"I just had the opportunity to read you comments regarding the Cole family beach picture. You are without a doubt the biggest asshole a believe I ever met. Just to cut to the chase, if you would pick a time and place it would give me no greater pleasure to accomodate and beat the living hell out of you. You low life inconsiderate asshole. And for the record these are dear friends and I am an LSU fan, bleed purple and gold but would go to hell and back for these people. Show up coward."
While I may be a big asshole, it is impossible for me to the biggest asshole that Billy Ayo has ever met because we have not, you know, actually met.
Notwithstanding this error of time and place, common for individuals of Billy's age, now Billy wants to fight me so long as I'm willing "to pick a time and place."
Consider this my response. But first, here is Billy's Facebook profile.
Back in November, just a couple of weeks after the Penn State story broke, I wrote that the NCAA had the authority to hammer Penn State. Once that was clear the question was simple: not could the NCAA sanction Penn State, but should it? For the past several months this has been the only real question, to sanction or not to sanction? Both sides could marshall strong arguments. But on July 23rd, nearly eight months after OKTC initially told you that the NCAA had the power to sanction Penn State, the news became official, the NCAA would act. Not surprisingly Penn State was hammered by the NCAA. The school was fined $60 million dollars, all wins, a total of 111 victories, are stripped dating back to 1998, a four year post-season ban is applied, and Penn State loses dozens of scholarships, ten a year for the next four years in its recruiting classes, as well as sees its total number of available scholarships reduced to 65.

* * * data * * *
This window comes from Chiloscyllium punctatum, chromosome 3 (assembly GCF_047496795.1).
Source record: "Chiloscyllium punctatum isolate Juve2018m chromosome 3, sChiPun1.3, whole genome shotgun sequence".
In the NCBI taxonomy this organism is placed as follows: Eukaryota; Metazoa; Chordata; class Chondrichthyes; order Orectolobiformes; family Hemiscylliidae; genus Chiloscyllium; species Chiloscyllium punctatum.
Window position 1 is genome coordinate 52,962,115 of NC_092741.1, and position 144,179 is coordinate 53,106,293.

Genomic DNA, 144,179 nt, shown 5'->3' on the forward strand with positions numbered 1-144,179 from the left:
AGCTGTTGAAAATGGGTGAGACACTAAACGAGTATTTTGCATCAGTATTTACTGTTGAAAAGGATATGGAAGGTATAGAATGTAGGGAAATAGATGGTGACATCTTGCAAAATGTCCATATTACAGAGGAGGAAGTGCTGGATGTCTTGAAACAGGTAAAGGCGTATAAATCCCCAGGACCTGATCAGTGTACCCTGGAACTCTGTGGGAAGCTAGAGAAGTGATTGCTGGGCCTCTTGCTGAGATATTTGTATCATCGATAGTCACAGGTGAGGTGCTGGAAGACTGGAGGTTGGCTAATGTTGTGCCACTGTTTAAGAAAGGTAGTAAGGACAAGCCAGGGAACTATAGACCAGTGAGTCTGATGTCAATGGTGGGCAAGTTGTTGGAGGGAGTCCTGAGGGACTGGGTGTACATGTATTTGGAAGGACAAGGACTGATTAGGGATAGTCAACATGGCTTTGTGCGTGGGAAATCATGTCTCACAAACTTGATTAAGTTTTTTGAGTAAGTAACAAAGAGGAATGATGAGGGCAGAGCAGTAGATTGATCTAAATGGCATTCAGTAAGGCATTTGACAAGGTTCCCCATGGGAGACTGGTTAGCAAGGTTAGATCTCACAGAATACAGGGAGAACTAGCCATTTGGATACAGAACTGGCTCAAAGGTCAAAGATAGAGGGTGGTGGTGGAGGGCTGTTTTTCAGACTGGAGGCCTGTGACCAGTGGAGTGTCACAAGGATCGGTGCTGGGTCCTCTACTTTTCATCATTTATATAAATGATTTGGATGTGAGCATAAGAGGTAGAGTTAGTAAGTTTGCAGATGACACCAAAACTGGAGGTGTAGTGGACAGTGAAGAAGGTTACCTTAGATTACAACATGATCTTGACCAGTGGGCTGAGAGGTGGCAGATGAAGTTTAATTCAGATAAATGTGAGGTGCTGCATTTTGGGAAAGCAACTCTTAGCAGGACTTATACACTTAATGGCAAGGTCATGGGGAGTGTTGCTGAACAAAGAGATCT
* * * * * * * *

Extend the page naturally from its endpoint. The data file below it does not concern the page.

Additionally, all players are eligible to transfer immediately.
NCAA President Mark Emmert called the penalties a "stark wake-up call," and said, "The lesson here is one of maintaining the appropriate balance of our values."
Penn State agreed to the penalties, signing a consent decree. That's important because it means these penalties were negotiated and will not be appealed. In essence, Penn State capitulated to some of the severest penalties since SMU's death penalty in order to escape potentially more severe penalties. This is doubly significant because it eliminates the concern, voiced by many, that the NCAA's power grab could lead to even more unjust results going forward. This is the greastest sports scandal of all time, these situations don't arise very often. So an NCAA power grab isn't a valid concern. If Penn State truly believed the NCAA lacked the authority to deliver sanctions, it could have fought these punishments to the utmost.
Instead, based upon a more full record than any NCAA investigation ever has -- the Freeh report and criminal investigations were exhaustive -- the NCAA acted with a full record of established facts.
Leading to one inescapable conclusion, for once, the NCAA got it completely right.